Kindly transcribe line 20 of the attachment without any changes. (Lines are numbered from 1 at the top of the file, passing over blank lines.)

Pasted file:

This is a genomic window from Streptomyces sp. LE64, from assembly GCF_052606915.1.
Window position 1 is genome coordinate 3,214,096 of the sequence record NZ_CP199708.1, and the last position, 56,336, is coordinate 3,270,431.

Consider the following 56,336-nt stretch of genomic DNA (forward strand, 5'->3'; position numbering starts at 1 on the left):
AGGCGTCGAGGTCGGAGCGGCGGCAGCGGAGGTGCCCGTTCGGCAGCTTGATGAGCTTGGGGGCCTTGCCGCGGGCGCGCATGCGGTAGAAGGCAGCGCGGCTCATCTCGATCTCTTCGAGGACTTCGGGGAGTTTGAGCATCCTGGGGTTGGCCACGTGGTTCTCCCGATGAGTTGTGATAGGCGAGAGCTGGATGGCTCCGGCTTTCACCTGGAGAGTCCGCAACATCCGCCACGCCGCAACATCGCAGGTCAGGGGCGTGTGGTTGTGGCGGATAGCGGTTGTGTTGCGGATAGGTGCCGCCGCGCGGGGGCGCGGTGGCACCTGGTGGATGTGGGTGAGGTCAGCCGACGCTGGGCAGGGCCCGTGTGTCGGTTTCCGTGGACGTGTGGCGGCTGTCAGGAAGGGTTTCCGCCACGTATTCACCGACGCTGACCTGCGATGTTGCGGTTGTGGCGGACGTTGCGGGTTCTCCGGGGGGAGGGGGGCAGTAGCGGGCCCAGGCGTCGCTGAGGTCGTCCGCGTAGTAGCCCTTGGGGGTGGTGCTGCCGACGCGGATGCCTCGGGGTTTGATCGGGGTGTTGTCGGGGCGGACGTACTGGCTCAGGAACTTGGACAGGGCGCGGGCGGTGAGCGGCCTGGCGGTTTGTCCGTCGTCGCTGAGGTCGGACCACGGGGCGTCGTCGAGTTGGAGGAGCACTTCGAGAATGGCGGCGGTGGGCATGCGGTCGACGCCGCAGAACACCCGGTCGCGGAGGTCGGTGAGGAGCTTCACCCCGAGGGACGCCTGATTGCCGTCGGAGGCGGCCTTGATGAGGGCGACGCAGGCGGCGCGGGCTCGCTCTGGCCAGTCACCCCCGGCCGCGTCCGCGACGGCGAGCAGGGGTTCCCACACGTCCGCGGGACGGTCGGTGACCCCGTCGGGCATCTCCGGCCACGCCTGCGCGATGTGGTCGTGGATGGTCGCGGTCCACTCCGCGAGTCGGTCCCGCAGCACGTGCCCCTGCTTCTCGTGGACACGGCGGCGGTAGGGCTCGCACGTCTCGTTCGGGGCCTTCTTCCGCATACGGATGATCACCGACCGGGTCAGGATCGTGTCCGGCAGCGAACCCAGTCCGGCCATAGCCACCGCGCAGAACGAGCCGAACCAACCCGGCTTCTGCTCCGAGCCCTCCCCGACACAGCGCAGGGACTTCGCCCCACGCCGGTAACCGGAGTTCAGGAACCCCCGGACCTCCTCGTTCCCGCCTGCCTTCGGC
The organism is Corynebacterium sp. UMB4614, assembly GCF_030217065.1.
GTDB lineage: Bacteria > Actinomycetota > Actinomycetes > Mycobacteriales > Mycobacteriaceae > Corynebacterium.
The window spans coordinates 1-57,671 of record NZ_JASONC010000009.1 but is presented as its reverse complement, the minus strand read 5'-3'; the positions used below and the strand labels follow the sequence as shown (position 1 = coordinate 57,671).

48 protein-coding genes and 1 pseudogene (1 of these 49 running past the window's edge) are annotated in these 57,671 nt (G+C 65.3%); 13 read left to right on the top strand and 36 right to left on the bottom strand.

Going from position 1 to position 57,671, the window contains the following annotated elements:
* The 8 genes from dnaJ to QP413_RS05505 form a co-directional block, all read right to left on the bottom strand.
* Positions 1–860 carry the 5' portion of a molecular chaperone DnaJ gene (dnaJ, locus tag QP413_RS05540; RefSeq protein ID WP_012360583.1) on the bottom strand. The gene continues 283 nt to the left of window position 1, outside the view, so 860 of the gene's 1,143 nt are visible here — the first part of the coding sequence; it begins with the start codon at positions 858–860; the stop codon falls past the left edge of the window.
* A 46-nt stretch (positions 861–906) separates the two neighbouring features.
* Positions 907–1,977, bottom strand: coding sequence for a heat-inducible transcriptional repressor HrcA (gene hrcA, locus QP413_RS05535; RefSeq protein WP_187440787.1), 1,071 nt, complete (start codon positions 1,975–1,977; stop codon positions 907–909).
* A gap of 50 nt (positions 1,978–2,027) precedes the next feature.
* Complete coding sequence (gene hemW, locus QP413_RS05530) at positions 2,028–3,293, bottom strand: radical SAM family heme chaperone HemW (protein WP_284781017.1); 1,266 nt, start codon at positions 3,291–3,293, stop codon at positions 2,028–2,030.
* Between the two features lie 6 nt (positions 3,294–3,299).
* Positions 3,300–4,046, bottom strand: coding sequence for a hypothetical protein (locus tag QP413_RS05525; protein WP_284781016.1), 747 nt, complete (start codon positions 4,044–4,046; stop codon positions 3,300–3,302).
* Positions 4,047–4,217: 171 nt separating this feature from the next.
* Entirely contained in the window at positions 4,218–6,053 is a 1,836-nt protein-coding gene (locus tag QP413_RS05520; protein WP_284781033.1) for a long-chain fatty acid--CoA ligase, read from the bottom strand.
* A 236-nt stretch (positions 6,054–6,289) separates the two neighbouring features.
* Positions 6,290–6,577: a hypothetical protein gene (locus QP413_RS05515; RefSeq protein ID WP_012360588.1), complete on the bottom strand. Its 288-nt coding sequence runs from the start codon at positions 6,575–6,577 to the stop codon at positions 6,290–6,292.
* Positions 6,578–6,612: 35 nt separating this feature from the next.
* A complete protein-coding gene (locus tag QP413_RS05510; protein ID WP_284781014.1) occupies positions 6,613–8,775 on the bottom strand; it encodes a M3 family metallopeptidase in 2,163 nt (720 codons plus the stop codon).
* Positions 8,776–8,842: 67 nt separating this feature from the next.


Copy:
* A 236-nt stretch (positions 6,054–6,289) separates the two neighbouring features.